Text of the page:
Friday, January 21

Bitcoin ETF approval may actually disappoint bulls


The long-awaited green light from US regulators for a Bitcoin exchange-traded fund could turn into a news-selling event.

Creating speculation that the Securities and Exchange Commission could approve a futures-backed product as early as this week has been touted as a catalyst for the resurgence of Bitcoin torrents, with a deadline for a decision fast approaching. . Cryptocurrency promoters like Morgan Creek Digital Assets’ Anthony Pompliano have seized on the idea, tweeting that things could “get crazy.”

Other industry veterans aren’t so sure. Given the ease of access to cryptocurrency markets compared to previous years, it’s not clear that launching a Bitcoin ETF will trigger a flood of demand, according to Juthica Chou, head of OTC trading at Kraken Digital Asset Exchange. . People can already buy and sell digital assets on crypto exchanges around the world and through more retail-oriented platforms such as PayPal and Square. Meanwhile, institutional investors have been able to gain crypto exposure through vehicles like the Grayscale Bitcoin Trust, albeit plagued with persistent discounts, for years.

“Onboarding individual investors, retailers, and institutions is already much better, safer, and more accessible than, say, crypto was in 2017,” Chou said on Bloomberg’s “QuickTake Stock” streaming show. “An ETF will definitely be positive, it will expand the variety of participants that can start buying Bitcoin and participating in the ecosystem, but it will not be as impactful as it would have been years ago because we are already seeing institutional demand.”

However, optimism helped the world’s largest cryptocurrency skyrocket to nearly $ 58,000 this week for the first time since May. Bitcoin has risen by more than 80% since breaking below $ 30,000 in late July. It was up 2.9% to $ 56,959 as of 2:39 p.m. in New York.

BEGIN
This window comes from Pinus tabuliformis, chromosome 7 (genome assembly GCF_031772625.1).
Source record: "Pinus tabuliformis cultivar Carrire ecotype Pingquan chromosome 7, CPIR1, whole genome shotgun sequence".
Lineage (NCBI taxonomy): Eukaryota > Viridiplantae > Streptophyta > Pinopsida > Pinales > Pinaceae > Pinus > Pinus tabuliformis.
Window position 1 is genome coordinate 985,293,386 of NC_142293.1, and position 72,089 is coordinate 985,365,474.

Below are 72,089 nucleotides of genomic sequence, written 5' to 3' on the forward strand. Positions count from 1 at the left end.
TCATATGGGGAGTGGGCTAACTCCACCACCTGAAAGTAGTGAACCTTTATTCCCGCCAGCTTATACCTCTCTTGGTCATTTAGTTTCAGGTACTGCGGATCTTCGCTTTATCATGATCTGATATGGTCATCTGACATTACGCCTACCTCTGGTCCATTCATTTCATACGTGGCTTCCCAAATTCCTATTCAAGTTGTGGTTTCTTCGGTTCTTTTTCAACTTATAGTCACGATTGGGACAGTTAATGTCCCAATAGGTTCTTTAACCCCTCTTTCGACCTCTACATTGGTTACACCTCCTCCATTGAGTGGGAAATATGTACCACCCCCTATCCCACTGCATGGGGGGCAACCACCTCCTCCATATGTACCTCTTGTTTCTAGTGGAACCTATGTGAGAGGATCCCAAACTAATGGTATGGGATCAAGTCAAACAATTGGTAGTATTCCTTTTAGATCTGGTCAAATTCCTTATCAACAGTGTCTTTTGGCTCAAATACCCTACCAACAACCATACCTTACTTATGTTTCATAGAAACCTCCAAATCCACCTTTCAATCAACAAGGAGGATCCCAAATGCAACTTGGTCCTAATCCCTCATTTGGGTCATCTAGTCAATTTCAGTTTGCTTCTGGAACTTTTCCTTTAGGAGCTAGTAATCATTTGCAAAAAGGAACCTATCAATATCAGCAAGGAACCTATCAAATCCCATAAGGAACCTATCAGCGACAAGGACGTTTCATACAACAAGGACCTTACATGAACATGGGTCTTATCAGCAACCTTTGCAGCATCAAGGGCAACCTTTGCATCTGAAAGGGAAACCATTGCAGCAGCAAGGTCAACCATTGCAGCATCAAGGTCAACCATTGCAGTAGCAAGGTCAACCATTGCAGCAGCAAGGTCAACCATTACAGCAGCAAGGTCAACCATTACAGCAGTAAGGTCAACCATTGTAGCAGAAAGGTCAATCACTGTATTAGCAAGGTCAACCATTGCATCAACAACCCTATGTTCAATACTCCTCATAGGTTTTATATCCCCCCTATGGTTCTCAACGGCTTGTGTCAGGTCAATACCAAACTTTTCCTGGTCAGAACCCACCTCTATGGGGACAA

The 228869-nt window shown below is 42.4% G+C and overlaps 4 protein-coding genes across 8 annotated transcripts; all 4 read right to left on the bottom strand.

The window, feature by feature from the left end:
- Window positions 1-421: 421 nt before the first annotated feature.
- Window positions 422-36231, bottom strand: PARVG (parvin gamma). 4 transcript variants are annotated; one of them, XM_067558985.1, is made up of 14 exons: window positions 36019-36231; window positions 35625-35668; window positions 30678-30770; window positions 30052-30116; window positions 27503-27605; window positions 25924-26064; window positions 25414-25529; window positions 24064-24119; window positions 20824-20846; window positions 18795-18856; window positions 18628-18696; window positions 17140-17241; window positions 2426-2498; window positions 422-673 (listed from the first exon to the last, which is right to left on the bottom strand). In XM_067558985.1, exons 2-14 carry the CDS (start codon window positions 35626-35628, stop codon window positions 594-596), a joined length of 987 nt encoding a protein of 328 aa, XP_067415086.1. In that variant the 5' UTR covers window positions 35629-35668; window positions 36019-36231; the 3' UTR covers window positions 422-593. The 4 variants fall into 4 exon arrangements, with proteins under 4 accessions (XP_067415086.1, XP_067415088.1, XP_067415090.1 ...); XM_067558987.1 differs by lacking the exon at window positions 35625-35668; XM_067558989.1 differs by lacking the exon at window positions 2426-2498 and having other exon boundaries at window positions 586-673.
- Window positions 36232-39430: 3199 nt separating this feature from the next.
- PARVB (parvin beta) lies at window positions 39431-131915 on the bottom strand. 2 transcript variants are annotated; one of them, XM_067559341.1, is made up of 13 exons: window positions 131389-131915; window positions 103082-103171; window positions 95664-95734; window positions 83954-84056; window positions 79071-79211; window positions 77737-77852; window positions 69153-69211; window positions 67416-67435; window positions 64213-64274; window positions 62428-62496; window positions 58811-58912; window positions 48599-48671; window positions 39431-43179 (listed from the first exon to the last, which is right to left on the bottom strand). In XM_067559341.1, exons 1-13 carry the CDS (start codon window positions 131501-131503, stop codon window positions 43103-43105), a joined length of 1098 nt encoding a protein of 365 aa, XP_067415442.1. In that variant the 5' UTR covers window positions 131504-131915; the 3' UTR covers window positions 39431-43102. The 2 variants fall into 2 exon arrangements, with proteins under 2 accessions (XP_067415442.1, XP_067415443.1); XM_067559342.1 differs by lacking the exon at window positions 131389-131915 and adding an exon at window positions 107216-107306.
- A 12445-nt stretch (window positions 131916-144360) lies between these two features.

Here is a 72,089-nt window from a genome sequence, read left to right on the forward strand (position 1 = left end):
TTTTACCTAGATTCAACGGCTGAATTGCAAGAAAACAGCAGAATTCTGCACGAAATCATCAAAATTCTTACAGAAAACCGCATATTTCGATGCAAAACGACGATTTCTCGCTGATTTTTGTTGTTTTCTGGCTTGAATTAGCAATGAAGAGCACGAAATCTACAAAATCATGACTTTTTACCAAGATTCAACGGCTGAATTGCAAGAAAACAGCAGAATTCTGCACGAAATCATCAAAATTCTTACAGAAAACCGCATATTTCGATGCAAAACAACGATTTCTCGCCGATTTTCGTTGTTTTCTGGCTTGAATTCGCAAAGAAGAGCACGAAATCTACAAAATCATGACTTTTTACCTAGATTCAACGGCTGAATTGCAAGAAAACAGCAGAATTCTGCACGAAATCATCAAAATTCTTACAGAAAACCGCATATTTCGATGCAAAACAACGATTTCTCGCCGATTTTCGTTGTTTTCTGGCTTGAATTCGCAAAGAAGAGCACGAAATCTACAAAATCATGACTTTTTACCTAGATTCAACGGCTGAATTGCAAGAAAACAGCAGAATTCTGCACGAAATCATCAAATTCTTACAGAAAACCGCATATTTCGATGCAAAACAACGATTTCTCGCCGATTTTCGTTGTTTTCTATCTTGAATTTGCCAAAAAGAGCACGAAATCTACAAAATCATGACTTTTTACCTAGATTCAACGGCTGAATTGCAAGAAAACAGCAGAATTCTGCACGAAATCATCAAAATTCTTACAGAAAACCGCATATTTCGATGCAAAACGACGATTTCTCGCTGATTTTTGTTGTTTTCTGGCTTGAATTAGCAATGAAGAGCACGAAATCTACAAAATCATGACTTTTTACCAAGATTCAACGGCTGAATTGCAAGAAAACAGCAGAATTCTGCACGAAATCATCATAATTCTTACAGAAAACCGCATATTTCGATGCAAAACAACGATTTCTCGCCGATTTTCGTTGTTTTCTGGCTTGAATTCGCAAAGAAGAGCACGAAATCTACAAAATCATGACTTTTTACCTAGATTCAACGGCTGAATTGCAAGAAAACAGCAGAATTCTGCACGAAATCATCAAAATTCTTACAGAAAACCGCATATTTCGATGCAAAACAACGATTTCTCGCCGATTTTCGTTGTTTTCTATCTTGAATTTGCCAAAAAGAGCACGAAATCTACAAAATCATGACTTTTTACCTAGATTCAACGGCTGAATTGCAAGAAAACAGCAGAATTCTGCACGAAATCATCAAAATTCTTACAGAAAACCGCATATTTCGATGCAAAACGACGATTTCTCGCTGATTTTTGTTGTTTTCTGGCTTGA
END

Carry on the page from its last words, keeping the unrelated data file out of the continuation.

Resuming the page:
The speed of the bounce could be setting the bulls up for disappointment, with Bitcoin briefly entering overbought territory on its 14-day Relative Strength Index. Not to mention, the past few months have been marked by explosive events, from the direct listing of Coinbase Global Inc. in April to the launch of Bitcoin as legal tender in El Salvador in September.

For Stephane Ouellette, CEO of crypto-focused platform FRNT Financial Inc., ETF approval would certainly be good news, but it would be far from a “game changer” at this point.

“Ultimately, I’m not sure this gradually adds a lot of access for investors who are struggling to access the space,” Ouellette said. “With that said, if an ETF were to be approved, all US-based trading platforms would possibly offer access to Bitcoin exposure where only a few do now.”

It has been a long road for ETF advocates, with Cameron and Tyler Winklevoss, the twins best known for their role in the history of Facebook Inc., filing the first application for a Bitcoin ETF in 2013. In August, the president of SEC Gary Gensler noted that policymakers may be more open to an ETF if it were based on futures rather than the cryptocurrency itself, setting the stage for a likely decision based on a deadline for approval or the rejection of current future-based ETF applications.

Even if approved, a futures-backed fund could limit the positive impact, according to Eric Balchunas of Bloomberg Intelligence. Futures-linked ETFs “are not ideal” as the ETF has to roll over futures contracts, which affects performance, he said.

“Investors generally don’t like derivatives, and many advisers don’t like derivatives,” Balchunas said on Bloomberg’s “QuickTake Stock” show. “A physically backed ETF would be an important catalyst. I see this as a minor catalyst. ”

© 2021 Bloomberg


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